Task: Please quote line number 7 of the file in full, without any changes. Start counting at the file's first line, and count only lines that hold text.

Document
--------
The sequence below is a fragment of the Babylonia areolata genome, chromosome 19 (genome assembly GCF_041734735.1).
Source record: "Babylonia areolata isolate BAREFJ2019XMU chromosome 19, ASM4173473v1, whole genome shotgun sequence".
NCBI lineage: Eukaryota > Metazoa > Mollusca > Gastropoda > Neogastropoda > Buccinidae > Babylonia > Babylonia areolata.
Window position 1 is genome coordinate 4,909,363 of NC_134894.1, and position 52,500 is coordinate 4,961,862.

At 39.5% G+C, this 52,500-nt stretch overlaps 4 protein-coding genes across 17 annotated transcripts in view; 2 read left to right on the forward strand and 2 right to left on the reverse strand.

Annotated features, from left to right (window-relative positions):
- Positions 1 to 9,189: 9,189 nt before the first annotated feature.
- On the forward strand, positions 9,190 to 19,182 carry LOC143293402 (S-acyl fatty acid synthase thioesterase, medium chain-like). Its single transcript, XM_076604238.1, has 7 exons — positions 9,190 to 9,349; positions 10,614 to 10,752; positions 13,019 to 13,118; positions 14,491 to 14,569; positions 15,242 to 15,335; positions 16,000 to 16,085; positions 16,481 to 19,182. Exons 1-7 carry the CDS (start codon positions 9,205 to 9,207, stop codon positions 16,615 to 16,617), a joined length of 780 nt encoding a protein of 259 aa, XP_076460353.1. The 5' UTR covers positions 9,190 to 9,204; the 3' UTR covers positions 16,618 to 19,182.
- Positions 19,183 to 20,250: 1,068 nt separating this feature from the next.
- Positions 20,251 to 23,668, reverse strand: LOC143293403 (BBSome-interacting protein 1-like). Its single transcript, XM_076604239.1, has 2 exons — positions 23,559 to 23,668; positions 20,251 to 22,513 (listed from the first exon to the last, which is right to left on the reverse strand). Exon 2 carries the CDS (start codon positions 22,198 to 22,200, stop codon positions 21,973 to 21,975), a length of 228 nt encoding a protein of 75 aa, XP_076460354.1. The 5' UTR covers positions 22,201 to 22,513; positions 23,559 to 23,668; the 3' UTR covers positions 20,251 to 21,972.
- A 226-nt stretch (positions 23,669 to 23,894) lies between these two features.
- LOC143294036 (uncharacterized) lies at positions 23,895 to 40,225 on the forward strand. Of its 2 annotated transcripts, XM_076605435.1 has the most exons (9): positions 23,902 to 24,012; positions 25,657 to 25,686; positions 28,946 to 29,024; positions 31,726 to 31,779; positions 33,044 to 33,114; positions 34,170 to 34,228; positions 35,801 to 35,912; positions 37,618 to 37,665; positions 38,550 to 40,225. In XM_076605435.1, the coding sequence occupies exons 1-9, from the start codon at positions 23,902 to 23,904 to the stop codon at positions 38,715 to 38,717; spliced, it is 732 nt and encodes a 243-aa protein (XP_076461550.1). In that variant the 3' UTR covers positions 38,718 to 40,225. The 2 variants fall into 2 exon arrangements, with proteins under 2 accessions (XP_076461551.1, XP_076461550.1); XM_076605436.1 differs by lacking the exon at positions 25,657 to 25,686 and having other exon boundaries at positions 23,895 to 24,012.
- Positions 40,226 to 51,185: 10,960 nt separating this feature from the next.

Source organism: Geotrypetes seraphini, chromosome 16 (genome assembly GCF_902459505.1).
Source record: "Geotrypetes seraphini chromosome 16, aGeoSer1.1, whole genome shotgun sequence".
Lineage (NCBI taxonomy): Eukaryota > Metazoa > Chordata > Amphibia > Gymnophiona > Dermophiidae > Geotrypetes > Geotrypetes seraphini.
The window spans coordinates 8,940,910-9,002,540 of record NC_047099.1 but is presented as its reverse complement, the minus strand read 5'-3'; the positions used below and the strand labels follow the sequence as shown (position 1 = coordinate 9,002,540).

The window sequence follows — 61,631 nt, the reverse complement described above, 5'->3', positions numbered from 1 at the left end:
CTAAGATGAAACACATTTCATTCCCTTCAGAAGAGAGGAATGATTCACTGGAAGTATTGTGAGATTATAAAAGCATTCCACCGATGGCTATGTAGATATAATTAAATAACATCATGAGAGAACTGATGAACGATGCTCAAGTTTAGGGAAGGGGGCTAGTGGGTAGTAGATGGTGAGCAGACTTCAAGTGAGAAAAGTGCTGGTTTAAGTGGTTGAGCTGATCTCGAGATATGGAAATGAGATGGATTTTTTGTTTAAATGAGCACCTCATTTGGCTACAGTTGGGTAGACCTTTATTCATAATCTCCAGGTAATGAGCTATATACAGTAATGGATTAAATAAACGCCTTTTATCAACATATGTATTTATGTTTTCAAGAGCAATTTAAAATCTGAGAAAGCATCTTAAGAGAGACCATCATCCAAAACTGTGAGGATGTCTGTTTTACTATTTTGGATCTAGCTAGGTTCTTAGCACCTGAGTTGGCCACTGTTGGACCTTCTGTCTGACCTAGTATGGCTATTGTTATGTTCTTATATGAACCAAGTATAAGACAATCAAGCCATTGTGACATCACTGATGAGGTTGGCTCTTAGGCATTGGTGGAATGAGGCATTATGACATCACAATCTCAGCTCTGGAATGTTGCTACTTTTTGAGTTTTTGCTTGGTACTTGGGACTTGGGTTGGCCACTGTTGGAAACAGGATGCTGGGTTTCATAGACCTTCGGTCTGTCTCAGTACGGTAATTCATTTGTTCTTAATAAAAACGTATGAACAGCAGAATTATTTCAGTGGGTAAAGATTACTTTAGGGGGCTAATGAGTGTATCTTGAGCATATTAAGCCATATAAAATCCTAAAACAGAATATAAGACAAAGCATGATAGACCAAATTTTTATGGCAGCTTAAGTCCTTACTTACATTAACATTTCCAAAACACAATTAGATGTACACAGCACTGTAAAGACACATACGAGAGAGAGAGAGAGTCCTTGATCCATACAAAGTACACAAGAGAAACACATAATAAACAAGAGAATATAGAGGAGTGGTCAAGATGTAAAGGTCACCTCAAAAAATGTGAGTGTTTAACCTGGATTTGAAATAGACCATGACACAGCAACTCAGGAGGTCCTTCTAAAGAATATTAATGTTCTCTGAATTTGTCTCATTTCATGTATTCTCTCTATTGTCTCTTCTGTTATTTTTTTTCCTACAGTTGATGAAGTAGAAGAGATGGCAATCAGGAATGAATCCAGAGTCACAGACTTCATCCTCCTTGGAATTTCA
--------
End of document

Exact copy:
- Positions 1 to 9,189: 9,189 nt before the first annotated feature.